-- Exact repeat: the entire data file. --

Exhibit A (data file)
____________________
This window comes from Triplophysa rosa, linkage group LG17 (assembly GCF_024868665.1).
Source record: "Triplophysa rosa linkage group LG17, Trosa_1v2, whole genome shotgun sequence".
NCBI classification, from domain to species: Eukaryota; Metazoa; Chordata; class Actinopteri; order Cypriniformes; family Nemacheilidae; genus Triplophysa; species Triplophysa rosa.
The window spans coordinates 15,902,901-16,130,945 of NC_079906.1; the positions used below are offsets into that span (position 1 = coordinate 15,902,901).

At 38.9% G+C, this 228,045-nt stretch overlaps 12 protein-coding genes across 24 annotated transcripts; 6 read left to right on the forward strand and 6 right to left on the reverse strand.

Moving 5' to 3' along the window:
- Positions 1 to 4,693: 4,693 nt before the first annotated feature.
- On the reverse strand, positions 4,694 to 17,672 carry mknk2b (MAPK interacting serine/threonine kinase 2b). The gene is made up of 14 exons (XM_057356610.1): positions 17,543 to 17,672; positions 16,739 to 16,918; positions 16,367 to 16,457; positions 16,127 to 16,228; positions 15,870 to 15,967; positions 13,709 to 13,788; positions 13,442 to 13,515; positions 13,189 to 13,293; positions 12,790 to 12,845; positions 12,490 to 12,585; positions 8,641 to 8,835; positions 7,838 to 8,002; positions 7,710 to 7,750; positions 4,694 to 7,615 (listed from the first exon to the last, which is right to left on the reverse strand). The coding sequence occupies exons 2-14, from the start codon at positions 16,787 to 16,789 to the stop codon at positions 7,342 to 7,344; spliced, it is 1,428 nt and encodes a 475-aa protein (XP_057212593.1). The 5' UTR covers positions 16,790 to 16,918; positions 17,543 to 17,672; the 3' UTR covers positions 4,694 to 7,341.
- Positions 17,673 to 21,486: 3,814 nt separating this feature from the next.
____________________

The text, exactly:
This window comes from Triplophysa rosa, linkage group LG17 (assembly GCF_024868665.1).
Source record: "Triplophysa rosa linkage group LG17, Trosa_1v2, whole genome shotgun sequence".
NCBI classification, from domain to species: Eukaryota; Metazoa; Chordata; class Actinopteri; order Cypriniformes; family Nemacheilidae; genus Triplophysa; species Triplophysa rosa.
The window spans coordinates 15,902,901-16,130,945 of NC_079906.1; the positions used below are offsets into that span (position 1 = coordinate 15,902,901).

At 38.9% G+C, this 228,045-nt stretch overlaps 12 protein-coding genes across 24 annotated transcripts; 6 read left to right on the forward strand and 6 right to left on the reverse strand.

Moving 5' to 3' along the window:
- Positions 1 to 4,693: 4,693 nt before the first annotated feature.
- On the reverse strand, positions 4,694 to 17,672 carry mknk2b (MAPK interacting serine/threonine kinase 2b). The gene is made up of 14 exons (XM_057356610.1): positions 17,543 to 17,672; positions 16,739 to 16,918; positions 16,367 to 16,457; positions 16,127 to 16,228; positions 15,870 to 15,967; positions 13,709 to 13,788; positions 13,442 to 13,515; positions 13,189 to 13,293; positions 12,790 to 12,845; positions 12,490 to 12,585; positions 8,641 to 8,835; positions 7,838 to 8,002; positions 7,710 to 7,750; positions 4,694 to 7,615 (listed from the first exon to the last, which is right to left on the reverse strand). The coding sequence occupies exons 2-14, from the start codon at positions 16,787 to 16,789 to the stop codon at positions 7,342 to 7,344; spliced, it is 1,428 nt and encodes a 475-aa protein (XP_057212593.1). The 5' UTR covers positions 16,790 to 16,918; positions 17,543 to 17,672; the 3' UTR covers positions 4,694 to 7,341.
- Positions 17,673 to 21,486: 3,814 nt separating this feature from the next.